On the tenth day of Mohurram, people gathered around each tajjia, pulled it by hand while singing songs in memory of Hussan and beating on drums or carrying out stick fights. The chariots were led by dancers who painted their faces and bodies as “tigers who were supposed to prevent the corpses of slain martyrs from being crushed at the battle where Hussan was killed” (Vahed, p192). The tigers were excellent wrestlers and later during the day, the wrestlers from the different districts would compete against each other to determine who the best wrestler was.
The tajjias were usually dumped into a river or the sea. Although this practice continues to be a feature in some of the communities, it is slowly fading out. The festival of Mohurram provides an opportunity for expressing local community and neighbourhood identity. It united families and neighbourhoods.
Although this festival is not so widely practised today, there are communities like the Clairwood community which still carry out the rituals on a yearly basis.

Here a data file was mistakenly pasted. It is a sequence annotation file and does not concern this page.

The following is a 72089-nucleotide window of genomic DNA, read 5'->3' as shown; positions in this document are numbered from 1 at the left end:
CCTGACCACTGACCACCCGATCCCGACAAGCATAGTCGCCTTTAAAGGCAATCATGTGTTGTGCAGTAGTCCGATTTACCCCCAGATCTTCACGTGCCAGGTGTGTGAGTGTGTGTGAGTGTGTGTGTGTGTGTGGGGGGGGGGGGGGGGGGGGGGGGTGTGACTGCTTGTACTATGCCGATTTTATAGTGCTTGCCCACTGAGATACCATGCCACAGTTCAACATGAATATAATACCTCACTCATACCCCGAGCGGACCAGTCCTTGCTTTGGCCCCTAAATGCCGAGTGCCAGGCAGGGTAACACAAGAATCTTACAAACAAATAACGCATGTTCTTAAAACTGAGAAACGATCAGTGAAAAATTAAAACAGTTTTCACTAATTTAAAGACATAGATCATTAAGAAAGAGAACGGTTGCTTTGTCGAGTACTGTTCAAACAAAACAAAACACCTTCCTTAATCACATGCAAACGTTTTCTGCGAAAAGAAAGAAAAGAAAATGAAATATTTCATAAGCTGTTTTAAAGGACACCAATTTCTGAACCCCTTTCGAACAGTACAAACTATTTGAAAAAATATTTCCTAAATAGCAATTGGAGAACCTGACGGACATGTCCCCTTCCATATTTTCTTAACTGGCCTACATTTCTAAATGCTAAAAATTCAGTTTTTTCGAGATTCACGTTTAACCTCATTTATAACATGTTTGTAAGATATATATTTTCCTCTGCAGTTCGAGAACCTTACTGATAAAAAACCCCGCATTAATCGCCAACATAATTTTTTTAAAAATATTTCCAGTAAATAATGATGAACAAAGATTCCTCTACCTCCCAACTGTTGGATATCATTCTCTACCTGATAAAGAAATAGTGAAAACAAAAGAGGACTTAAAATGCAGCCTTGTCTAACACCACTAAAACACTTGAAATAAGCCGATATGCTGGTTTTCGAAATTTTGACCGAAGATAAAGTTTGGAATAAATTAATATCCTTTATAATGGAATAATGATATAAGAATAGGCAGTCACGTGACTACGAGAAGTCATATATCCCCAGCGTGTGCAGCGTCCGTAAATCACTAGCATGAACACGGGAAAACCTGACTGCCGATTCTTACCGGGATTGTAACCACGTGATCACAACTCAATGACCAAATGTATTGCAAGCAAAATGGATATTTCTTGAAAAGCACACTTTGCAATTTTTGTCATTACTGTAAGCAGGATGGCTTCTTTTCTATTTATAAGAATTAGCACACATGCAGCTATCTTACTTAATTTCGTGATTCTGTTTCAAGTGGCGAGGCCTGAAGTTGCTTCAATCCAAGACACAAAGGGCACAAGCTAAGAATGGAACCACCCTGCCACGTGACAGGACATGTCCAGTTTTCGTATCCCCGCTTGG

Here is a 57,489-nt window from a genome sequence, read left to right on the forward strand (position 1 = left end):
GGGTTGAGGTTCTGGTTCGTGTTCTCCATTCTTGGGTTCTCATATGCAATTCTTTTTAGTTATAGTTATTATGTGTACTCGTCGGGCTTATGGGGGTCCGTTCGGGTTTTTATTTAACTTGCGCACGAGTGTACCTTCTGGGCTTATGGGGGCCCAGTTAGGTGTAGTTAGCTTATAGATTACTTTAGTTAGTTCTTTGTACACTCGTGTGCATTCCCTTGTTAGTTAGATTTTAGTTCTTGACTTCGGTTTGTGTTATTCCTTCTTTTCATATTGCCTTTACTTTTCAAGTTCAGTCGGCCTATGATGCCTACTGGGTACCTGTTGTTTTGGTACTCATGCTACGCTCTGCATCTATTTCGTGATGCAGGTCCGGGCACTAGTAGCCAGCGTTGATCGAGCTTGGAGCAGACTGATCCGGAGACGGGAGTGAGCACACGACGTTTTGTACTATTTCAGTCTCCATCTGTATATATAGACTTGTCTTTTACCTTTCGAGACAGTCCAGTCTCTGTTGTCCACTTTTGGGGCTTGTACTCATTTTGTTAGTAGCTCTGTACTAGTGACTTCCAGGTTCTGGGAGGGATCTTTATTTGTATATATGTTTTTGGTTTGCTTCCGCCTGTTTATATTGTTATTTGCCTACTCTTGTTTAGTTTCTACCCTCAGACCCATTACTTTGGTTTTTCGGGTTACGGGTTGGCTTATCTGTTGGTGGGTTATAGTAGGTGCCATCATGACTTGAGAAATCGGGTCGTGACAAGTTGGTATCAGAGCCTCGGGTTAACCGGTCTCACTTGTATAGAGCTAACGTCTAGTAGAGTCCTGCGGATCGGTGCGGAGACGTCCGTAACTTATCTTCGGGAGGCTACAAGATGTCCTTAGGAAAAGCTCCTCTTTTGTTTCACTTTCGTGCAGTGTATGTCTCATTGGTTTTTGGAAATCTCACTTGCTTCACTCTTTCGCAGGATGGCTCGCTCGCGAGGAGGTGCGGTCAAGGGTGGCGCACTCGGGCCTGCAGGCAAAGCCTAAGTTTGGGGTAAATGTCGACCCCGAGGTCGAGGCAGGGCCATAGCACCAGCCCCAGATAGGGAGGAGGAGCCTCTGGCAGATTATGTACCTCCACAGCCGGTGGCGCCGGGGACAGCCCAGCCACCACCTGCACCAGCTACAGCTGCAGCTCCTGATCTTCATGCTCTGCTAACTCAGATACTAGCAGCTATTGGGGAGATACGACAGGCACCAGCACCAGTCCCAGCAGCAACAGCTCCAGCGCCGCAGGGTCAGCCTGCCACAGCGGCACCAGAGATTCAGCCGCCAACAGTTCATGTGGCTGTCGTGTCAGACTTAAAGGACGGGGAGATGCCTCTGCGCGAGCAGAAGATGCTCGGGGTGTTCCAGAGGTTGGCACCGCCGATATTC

Kavady is celebrated in February and May each year in honour of God Muruga, who Hindus believe has the power to cure people of their illnesses and gets ride of misfortune. Those who have been afflicted with disease or sickness, fast, pray and use kavady as a means of penance. Some participants stick needles and pins in their tongues and cheeks, or draw chariots with strings knotted into large hooks protruding from the fleshy parts of their bodies. The procession which started from the river bank ended at the temple. The Kavady is made from a bamboo which is bent into an arch and decorated with marigolds, ferns, palm shoots, peacock feathers and coconuts. A brass container filled with milk is attached to each corner which the devotee uses to wash the statuette of the deity. Thousands attend the Kavady festival in order to be blessed by participants. In the early days, people travelled long distances to the temples with clothing and utensils and stayed there for several days until the festival was over. This also strengthened the link between the individual and the community. The Kavady festival is still a very strong part of Hindu tradition which continues today.